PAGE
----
The Growing Role Of Broadband In Utility Damage Prevention

The infrastructure that utilities build and maintain can run the spectrum from convenience for the utility’s customers to critical infrastructure (both for the customers and for national grids). The potential damage to the many components of that infrastructure can come from different sources with varying intent (see chart).

The good news is that there are many tools that have been developed (and even more in development) to help utilities identify and respond to damage from each of these sources. In this article, we will look at some of those tools as examples, but our main focus will be the infrastructure necessary to maximize those tools.

Traditionally, utilities have focused on the components needed to deliver primary services (hereafter referred to as “delivery infrastructure”). In this time of increased storm intensity and frequency, and increased intentional damage (both limited and broader focused), your infrastructure must now include the tools to keep that delivery infrastructure safe and efficiently deal with damage (which we will refer to as “support infrastructure”).

This is important in all utilities, but particularly significant in utilities that are considered critical infrastructure. For example, in an article for Electric Energy Online, authors Rick Shumard and Steve Schneider wrote: “Utility security can be viewed as the integration of national security into the power and electricity sectors. The protection of the largest machine ever designed, built and operated is critical to the quality of life and the economic future of everyone in North America.” This article was written for energy utilities, but the thoughts apply to all utilities.

Security of this critical infrastructure utility is considered so important that the North American Electric Reliability Corporation (NERC) has developed NERC CIP (critical infrastructure projection) 014 Standard for Physical Security. In it, NERC outlines six steps for utilities to take to develop a plan for physical security of the utility. Two key steps in NERC’s 014, as referenced in the article by Shumard and Schneider, are step four (threat and vulnerability assessment) and step five (development and implementation of physical security plan).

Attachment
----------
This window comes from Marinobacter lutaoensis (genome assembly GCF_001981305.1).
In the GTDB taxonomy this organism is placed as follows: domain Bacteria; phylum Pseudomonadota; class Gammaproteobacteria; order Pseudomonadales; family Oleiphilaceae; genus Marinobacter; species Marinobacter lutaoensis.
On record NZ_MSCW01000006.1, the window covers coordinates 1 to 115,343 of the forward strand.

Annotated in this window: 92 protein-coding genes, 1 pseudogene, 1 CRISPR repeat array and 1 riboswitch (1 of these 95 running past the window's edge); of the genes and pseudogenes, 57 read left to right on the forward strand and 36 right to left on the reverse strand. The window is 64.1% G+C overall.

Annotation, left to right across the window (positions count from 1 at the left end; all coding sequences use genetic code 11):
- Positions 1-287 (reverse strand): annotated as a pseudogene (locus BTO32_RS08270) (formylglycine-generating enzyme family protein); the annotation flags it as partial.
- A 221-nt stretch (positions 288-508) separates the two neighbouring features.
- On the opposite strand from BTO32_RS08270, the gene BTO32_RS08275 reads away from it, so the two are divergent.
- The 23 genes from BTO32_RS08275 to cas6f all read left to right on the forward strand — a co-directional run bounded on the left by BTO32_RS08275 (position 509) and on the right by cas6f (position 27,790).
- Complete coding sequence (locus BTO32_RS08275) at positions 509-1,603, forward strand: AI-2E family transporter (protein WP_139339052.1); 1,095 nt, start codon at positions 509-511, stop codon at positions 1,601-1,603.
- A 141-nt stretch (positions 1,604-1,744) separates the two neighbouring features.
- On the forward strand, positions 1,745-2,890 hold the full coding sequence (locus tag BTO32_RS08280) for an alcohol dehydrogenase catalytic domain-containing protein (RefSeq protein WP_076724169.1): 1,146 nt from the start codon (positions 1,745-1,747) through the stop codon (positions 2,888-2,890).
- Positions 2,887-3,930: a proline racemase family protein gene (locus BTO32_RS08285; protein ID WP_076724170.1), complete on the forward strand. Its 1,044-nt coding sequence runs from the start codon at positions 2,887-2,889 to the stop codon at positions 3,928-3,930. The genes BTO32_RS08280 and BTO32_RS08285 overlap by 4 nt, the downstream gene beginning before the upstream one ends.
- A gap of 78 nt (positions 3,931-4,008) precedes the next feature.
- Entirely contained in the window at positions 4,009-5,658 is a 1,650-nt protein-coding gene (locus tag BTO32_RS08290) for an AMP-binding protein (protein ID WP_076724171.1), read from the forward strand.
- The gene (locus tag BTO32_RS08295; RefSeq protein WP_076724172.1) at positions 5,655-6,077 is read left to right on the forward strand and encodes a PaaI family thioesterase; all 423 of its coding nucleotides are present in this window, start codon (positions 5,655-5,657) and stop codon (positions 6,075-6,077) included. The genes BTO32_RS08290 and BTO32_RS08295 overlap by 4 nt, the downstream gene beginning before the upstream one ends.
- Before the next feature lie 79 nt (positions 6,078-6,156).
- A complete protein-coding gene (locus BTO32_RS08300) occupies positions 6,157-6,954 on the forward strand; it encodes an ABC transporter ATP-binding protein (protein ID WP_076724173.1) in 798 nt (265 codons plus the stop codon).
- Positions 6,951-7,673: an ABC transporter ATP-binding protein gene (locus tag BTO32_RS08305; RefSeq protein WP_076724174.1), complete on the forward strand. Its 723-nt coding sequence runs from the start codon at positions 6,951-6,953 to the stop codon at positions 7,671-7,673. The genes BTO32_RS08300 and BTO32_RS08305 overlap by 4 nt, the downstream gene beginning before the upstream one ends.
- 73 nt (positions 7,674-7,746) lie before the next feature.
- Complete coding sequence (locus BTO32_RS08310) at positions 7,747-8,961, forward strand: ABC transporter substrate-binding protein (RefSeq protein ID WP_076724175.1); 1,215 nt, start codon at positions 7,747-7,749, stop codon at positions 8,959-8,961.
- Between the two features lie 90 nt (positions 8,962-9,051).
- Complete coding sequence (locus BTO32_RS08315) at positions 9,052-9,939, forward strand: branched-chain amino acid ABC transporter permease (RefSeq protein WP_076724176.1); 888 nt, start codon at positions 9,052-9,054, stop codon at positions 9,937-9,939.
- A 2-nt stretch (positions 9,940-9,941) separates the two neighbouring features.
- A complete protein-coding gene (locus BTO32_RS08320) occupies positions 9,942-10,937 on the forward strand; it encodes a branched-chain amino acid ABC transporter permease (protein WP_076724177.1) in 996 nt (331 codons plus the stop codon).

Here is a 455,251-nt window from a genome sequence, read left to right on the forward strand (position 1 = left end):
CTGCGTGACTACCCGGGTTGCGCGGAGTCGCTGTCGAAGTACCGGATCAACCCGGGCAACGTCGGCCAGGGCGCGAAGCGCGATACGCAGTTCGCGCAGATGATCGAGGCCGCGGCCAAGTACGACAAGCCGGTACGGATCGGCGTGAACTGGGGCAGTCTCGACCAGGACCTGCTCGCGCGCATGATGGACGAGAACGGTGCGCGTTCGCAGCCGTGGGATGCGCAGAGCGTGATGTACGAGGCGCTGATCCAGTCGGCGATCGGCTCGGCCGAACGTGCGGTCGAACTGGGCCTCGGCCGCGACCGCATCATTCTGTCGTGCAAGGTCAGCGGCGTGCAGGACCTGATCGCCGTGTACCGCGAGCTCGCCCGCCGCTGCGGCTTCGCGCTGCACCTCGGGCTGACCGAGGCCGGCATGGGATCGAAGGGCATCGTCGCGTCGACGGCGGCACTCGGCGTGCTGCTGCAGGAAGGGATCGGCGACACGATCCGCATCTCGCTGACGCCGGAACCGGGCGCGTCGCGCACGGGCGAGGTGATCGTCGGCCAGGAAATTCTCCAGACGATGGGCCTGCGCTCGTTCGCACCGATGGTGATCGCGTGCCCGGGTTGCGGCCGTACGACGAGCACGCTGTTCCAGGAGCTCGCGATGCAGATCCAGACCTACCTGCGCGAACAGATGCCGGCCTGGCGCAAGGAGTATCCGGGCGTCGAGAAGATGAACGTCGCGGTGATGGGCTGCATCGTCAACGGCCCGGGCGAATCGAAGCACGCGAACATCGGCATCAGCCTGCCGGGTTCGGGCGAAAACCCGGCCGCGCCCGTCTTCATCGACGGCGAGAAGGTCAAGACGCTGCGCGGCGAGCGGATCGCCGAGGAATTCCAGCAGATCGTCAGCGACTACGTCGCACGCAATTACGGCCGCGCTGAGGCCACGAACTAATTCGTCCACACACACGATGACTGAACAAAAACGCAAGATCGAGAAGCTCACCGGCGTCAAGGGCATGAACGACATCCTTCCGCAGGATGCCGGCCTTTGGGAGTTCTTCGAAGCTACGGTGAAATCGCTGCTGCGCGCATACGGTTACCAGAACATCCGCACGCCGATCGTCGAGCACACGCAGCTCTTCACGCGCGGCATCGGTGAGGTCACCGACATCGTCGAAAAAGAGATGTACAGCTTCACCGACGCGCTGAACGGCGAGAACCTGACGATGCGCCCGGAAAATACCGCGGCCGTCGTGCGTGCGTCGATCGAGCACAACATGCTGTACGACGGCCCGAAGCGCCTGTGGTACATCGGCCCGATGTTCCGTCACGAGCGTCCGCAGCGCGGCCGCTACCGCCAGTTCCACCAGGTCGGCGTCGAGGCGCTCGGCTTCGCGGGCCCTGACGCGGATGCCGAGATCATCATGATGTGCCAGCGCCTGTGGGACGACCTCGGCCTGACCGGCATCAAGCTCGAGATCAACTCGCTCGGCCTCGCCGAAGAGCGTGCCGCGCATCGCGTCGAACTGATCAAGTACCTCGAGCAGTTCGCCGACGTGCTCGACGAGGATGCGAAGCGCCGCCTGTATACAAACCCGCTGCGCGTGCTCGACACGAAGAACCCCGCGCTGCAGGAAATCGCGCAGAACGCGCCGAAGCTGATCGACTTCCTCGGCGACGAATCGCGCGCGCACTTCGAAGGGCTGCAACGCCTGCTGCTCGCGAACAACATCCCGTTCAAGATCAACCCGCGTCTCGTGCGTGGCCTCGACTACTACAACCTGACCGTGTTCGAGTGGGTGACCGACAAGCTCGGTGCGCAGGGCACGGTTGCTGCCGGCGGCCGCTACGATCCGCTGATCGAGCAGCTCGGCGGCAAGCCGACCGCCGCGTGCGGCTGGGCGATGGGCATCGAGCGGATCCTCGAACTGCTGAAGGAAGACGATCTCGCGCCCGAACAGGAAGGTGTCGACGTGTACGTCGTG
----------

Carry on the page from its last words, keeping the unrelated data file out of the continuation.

What all can and should be included in that plan? That is up to the utility and their unique circumstances. As mentioned previously, there are many tools that have been, and are being, developed to help in damage prevention, diagnostics and repairs.

For example, video is one tool that has evolved and is being deployed more frequently. As with many companies who have developed video technology, SightLogix, Inc. has developed camera systems that combine thermal imaging with video to provide video and intruder alarms. They reference NERC 014 in describing the attributes of their video system. In talking with the company’s technical department for this article, we asked what support infrastructure they recommended that would best support their camera and alert system. They responded that their recommendation is always fiber, if possible, indicating that fiber is the fastest and most secure way to transmit their files.